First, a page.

Mascara: In ancient times
In Ancient Egypt, men and women all wore eye make-up. Eyes, considered to be 'the window of the soul', were disguised in kajal black pencil and a paste applied to the eyelashes. This "masking" allowed the soul to be protected against negative energies.
The precise origin of the mascara remains unknown, supposed roots at the same time are in Spanish "Máscara" = mask, in Italian "Maschera" = conceals, or in Portuguese "Máscara" = masque, or "Mascarra" = brown stain, soot.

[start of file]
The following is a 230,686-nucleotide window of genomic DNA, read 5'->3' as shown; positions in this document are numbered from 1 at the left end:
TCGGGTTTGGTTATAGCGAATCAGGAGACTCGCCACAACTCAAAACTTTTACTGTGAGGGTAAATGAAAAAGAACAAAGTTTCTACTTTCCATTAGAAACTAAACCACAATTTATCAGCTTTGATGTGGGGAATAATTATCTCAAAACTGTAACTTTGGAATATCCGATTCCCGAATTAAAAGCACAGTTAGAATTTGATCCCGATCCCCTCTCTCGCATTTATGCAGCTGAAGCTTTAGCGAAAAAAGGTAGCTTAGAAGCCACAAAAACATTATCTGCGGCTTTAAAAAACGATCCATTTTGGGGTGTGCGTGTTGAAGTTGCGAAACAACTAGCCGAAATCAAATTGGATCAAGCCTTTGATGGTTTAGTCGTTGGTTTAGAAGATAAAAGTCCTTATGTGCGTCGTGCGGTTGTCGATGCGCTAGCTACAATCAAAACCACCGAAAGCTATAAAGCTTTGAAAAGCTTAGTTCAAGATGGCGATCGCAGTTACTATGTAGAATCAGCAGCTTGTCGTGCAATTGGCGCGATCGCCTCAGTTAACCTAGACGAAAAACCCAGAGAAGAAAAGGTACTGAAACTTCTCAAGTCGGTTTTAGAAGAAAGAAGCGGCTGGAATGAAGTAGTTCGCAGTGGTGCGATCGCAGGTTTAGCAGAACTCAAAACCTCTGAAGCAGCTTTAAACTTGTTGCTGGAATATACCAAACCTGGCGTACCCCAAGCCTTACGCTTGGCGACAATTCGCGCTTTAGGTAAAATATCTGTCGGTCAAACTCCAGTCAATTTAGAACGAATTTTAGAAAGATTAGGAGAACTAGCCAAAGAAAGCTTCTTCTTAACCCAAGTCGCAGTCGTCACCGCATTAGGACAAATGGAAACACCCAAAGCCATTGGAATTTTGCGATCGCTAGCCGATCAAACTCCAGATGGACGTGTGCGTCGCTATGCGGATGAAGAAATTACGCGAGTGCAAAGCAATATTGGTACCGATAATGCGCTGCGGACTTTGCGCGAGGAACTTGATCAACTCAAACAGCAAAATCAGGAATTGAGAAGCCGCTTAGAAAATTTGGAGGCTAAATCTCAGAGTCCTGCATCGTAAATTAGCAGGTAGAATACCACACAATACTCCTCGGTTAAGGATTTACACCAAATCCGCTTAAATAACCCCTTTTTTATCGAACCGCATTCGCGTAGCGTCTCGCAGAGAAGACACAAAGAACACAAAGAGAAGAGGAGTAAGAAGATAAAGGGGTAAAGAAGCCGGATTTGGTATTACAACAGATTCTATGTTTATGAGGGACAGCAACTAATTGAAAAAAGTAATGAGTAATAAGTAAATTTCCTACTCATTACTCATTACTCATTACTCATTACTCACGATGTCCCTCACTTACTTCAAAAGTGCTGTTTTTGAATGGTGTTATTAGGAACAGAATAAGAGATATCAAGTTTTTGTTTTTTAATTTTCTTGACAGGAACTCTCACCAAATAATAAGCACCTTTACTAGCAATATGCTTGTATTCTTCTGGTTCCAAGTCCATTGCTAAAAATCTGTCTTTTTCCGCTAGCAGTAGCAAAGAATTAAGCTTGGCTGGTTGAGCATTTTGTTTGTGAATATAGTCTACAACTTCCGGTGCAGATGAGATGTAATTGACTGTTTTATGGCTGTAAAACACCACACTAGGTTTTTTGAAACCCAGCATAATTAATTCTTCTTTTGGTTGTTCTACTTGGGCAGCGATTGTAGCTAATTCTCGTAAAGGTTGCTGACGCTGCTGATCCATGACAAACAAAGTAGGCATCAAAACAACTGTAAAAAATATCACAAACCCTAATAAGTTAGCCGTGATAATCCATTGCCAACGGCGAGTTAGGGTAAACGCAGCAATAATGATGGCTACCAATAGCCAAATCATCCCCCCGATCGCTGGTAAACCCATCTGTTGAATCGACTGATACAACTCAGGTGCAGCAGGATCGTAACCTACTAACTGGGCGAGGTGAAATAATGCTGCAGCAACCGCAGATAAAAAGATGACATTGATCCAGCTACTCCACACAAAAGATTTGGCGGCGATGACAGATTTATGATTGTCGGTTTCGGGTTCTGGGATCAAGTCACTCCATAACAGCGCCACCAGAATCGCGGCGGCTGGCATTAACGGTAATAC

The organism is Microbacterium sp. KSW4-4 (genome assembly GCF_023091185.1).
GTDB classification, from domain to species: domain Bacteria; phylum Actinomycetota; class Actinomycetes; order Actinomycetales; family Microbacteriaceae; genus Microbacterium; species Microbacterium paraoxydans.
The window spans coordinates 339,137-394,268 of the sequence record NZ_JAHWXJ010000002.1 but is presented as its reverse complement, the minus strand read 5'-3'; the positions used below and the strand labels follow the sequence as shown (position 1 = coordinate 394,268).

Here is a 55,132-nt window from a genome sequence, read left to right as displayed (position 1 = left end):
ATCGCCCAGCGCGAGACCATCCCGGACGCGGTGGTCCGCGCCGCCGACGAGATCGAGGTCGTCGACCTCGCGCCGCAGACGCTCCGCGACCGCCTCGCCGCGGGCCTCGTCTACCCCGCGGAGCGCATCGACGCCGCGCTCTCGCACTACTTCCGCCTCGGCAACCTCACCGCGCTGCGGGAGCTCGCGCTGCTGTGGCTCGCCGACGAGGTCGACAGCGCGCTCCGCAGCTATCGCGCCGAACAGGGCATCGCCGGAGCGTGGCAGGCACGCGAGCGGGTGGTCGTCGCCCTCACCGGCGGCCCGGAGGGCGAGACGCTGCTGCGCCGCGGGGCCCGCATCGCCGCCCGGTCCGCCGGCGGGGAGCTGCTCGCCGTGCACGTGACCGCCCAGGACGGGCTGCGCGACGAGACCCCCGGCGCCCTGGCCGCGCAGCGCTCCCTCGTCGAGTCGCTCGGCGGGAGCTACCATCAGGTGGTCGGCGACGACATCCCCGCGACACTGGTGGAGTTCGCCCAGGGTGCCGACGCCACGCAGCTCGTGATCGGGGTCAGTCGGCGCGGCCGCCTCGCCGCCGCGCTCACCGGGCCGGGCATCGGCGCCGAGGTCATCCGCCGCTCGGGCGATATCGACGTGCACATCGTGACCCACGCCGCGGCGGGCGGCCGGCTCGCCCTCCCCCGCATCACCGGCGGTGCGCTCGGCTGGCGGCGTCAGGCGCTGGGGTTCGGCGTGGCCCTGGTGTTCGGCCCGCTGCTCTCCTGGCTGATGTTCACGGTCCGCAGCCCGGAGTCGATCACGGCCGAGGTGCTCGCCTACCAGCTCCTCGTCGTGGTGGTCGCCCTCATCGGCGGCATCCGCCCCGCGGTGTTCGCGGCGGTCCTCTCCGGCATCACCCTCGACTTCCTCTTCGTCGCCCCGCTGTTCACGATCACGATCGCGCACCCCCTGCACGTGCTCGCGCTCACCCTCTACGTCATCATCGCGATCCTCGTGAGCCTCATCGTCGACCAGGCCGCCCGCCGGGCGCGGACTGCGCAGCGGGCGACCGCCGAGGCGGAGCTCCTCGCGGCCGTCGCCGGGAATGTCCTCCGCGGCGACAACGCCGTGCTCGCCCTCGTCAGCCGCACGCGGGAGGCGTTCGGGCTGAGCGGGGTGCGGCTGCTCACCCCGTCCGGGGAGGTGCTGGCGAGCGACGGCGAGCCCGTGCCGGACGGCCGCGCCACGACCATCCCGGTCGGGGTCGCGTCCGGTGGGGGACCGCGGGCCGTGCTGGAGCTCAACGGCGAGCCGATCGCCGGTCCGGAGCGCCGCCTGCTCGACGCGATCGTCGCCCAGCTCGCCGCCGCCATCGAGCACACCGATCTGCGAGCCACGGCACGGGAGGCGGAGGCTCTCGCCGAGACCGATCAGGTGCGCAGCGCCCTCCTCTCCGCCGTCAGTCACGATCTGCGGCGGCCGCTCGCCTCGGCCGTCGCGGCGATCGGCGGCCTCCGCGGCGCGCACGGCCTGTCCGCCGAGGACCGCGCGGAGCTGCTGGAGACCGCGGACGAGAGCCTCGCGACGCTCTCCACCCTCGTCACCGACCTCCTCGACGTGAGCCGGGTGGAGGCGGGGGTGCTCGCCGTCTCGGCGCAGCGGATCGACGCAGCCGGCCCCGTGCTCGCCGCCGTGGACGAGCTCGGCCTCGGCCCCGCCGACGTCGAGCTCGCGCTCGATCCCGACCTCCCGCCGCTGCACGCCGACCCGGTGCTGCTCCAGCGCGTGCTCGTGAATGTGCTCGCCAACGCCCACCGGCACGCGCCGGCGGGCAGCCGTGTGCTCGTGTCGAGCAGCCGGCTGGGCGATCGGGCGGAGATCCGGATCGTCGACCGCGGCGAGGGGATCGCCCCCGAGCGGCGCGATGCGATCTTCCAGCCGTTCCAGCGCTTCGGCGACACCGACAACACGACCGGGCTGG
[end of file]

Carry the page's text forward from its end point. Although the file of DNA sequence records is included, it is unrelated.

The kajal pencil make-up is then taken up by the Babylonians, Greeks and Romans. Long eyelashes under Ancient Rome were a sign of chastity: the women applied at the base of their eyelashes a paste based on burnt petals of roses, cores and soot, to create an intense look.